Lees hier een artikel in Medscape over deze studie.

Ann Oncol. 2009 Nov 3. [Epub ahead of print]

Quantitative analysis of changes in ER, PR and HER2 expression in primary breast cancer and paired nodal metastases.

Aitken SJ, Thomas JS, Langdon SP, Harrison DJ, Faratian D.

Edinburgh Breakthrough Research Unit and Division of Pathology, University of Edinburgh, Edinburgh, UK.

Abstract

BACKGROUND: Assessment of receptors [estrogen receptor (ER), progesterone receptor (PR) and human epidermal growth factor receptor 2 (HER2)] is routinely carried out on primary tumour in order to select appropriate adjuvant therapy; the same analysis is not carried out on nodal metastases. Since de novo resistance to therapy is common, we quantified differences in receptor expression between primary and nodal disease in order to assess whether this might contribute to therapeutic resistance.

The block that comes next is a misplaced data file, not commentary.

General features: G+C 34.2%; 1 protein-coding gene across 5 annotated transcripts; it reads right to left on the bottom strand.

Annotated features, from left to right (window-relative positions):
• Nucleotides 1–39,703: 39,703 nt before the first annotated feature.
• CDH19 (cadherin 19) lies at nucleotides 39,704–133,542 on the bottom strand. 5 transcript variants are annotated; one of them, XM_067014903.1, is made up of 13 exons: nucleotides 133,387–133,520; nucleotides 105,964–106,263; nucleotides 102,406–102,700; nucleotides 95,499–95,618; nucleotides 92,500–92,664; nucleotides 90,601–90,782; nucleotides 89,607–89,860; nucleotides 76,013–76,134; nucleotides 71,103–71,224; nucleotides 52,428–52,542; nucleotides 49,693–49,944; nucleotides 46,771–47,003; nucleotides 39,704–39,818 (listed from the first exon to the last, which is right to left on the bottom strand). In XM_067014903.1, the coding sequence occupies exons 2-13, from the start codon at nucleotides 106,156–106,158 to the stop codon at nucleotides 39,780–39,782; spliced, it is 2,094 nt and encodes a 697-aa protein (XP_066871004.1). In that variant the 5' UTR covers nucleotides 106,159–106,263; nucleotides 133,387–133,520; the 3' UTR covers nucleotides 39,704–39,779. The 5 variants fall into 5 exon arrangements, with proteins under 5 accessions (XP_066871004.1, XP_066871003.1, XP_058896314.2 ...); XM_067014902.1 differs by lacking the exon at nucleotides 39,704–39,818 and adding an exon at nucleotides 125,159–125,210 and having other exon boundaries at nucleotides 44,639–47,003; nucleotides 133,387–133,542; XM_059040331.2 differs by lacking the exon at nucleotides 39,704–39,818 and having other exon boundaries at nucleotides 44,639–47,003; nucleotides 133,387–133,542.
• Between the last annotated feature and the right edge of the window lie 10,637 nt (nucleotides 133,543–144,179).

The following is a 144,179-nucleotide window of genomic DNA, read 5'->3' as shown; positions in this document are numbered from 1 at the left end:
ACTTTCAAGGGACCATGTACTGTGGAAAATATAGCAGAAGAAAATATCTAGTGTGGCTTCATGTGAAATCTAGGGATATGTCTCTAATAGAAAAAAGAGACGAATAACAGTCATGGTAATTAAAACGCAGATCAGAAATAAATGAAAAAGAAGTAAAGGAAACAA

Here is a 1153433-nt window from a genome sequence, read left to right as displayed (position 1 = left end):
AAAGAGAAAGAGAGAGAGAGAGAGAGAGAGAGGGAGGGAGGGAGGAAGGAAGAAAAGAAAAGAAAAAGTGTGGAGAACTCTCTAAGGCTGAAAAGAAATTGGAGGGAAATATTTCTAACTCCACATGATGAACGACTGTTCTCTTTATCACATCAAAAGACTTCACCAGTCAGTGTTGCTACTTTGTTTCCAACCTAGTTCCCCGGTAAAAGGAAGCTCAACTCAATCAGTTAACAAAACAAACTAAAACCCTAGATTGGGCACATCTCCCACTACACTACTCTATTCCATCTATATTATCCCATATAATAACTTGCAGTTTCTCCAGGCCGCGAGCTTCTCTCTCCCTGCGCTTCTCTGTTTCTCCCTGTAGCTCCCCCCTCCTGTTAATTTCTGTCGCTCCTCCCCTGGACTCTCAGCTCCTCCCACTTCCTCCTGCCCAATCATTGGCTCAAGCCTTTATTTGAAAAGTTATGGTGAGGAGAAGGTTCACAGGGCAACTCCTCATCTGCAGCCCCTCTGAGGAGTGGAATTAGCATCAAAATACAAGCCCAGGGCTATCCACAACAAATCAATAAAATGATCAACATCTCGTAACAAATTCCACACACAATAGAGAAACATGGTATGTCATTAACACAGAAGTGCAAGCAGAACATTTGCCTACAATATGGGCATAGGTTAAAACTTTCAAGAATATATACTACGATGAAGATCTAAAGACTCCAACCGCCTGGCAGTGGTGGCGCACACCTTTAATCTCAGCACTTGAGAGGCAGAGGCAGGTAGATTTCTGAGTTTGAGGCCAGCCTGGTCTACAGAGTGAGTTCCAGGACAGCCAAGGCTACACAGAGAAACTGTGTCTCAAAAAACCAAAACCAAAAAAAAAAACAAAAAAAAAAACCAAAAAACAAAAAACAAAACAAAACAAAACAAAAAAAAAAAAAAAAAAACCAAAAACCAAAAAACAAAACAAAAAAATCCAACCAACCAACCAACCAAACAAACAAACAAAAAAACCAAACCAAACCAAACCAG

PATIENTS AND METHODS: A total of 385 patients with invasive primary breast carcinomas and paired lymph nodes (n = 211) were assessed for ER, PR and HER2 expression using quantitative immunofluorescence. Cut-points were defined by comparison with tumours scored by immunohistochemistry (IHC) and FISH. Differences in expression for each of the markers and molecular phenotype were analysed.

RESULTS: Quantitative receptor expression shows a wide dynamic range compared with IHC. Overall, 46.9% cases had disparate breast/node receptor status of at least one receptor. Many of the differences in expression between primary tumour and node are large magnitude (greater than fivefold) changes. Triple-negative phenotype changes in 23.1% of cases.

CONCLUSIONS: A significant number of patients show discordant quantitative expression of molecular markers between primary and nodal disease. Appropriately measured, lymph node receptor status could be a more accurate measurement for guiding adjuvant therapy, which requires testing in a clinical trial.

PMID: 19858088 [PubMed - as supplied by publisher]

 

Ann Oncol. 2009 Nov 3. [Epub ahead of print]

Quantitative analysis of changes in ER, PR and HER2 expression in primary breast cancer and paired nodal metastases.

Aitken SJ, Thomas JS, Langdon SP, Harrison DJ, Faratian D.